During the 20 month out patient rehab, I actually got a job, then I got a car, and I was starting to get back on my feet. All in an attempt to show the court that I was a fit mother. After the rehab I drank on and off, moderating the best I could, and feeling that I was pretty successful at it. I was actually thinking that I finally had it figured out – I finally figured out how to drink like a normal person!

My last drunk was not something I planned; there was nothing wrong in my life. It was a sunny Friday afternoon when I started drinking. However, when I woke up, it was Monday morning, and I was laying face down on the kitchen floor, barely able to move. The house was a wreck and I was still wearing the same clothes I did two days ago. When I realized that I just spent the entire weekend in a blackout, I completely freaked out! Somewhere in the middle of all the crazy thoughts running through my head, I had a moment of clarity!I finally came to the complete understanding that I could NOT drink like a normal person, and that I really was an alcoholic.


My main support was from the 12 step program where by following the steps, I learned how to clean my past, get rid of the shame and guilt, find a Higher Power, and live a happy sober life.

The first year or so was quite difficult. I often felt naked, alone, and like an outcast without my liquid social buffer! I realized that I had no idea how to live life on life’s terms. I had no coping skills, and could not keep my emotions leveled. I cried, l and cried, and I cried for hours. But I was determined. I came to a place where I wanted to stay sober much more than I wanted to drink! I decided to just keep going, one day at a time, sometimes one hour at a time. I started comparing-in at meetings by listening to how people felt and I interrelated to their stories – they were all my stories!! I also found an enormous amount of support, and met some amazing people through the 12-step fellowship. They helped me get trough the dark days, and see the amazing changes that sobriety was bringing to my life!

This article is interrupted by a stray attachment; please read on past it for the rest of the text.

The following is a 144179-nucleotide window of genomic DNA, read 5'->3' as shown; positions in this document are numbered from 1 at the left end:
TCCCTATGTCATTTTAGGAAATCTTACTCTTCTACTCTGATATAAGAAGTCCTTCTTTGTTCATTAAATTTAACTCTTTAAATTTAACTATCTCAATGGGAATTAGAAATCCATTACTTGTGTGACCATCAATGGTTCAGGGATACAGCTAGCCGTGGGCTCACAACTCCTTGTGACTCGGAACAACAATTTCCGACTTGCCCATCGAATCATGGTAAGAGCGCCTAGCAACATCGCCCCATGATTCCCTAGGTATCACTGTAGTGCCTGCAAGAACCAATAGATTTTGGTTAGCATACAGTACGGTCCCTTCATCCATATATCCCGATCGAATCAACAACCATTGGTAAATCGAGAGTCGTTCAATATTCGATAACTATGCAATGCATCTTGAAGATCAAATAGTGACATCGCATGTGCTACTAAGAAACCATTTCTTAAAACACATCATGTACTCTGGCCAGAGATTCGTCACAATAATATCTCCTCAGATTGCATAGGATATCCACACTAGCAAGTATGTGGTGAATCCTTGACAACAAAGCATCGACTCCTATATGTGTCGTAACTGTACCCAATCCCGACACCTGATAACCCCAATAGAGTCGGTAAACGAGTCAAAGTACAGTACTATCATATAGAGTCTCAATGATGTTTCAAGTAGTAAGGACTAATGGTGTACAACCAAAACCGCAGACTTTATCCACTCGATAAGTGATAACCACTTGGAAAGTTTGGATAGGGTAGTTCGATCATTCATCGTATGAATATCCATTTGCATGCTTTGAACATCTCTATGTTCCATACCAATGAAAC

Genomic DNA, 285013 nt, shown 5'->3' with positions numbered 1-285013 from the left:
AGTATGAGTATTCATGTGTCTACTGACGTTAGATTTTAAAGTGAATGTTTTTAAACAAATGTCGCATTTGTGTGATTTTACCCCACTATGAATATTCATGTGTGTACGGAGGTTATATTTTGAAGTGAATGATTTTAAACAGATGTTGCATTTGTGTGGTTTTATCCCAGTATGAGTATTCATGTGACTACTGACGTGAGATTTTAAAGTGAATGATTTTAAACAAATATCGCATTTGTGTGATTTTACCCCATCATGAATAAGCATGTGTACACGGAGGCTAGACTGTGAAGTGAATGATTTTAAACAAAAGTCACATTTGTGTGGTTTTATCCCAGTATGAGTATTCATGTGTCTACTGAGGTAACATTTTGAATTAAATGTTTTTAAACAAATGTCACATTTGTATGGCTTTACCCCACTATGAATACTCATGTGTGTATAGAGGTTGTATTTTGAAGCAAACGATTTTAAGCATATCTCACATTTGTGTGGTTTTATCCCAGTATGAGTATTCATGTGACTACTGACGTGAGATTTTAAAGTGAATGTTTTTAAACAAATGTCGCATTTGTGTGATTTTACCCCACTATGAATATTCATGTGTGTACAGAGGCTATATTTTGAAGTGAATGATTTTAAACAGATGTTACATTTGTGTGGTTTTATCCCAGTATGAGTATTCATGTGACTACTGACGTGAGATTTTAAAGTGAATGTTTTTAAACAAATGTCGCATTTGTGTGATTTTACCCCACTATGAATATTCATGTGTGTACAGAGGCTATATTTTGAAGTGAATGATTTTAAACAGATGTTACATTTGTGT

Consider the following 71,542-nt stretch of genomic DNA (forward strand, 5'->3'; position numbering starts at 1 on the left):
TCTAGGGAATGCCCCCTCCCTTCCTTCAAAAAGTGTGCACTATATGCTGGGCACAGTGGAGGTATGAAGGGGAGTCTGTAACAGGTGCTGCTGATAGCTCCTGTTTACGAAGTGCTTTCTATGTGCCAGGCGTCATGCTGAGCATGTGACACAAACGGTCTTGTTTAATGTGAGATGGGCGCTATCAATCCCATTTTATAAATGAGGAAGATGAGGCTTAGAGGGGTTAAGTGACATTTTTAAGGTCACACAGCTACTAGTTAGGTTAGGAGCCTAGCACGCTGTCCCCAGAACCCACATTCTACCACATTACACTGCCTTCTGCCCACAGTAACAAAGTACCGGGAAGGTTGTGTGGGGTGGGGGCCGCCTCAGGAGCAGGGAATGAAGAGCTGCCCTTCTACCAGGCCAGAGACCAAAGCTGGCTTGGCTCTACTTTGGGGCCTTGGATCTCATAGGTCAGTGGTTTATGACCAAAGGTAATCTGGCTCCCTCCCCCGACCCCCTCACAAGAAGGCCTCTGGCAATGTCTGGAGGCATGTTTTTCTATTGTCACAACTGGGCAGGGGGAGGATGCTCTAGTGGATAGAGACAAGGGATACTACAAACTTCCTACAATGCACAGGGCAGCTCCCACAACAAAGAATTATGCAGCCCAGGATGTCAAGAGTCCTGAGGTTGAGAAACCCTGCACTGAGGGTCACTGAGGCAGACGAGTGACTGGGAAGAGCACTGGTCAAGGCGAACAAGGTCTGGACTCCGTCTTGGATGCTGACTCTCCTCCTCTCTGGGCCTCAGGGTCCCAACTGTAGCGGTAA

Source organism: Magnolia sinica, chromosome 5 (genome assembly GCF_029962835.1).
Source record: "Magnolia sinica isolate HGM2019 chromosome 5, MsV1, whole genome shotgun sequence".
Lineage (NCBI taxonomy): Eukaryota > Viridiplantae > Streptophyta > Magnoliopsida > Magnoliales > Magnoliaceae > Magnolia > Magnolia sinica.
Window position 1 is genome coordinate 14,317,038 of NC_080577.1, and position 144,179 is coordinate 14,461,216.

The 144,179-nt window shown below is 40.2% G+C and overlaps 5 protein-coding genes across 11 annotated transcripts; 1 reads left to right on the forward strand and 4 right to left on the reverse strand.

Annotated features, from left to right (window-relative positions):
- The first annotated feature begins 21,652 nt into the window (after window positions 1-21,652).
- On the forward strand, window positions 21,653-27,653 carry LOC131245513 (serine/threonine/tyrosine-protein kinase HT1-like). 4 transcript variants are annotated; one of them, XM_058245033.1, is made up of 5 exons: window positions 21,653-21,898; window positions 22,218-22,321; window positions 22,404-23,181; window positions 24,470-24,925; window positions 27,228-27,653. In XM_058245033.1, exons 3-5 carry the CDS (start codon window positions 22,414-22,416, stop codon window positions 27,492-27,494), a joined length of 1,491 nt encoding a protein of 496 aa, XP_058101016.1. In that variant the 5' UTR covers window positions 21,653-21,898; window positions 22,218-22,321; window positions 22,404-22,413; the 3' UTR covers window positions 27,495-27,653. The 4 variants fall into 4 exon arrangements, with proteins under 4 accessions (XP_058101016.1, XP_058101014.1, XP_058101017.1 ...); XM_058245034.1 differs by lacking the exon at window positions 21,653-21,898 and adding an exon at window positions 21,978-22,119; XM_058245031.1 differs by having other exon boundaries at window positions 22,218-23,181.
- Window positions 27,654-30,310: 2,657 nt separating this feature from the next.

In the last, very busy 7 years, my life has changed dramatically. I went back to school and completed four IT certifications. Then I got a great job in the IT field, which I still have. I have also regained custody of my daughter, and I am now co-parenting her with her dad. I also got married, and had a sober wedding, and bought a house, and had two more kids!

I also watched my Mom lose her battle with cancer, and because I was sober I was able to be there for her and my family through it all. I am so very grateful for that time.

To this day, I believe that every day that I do not take a drink is a miracle, because looking back, it is hard to believe that I am sober today. This was a difficult and scary journey, but I do not regret any moment of it. It has shaped me into the person that I am today, and sobriety has given me a second chance at life.

Most importantly, I am finally comfortable in my own skin.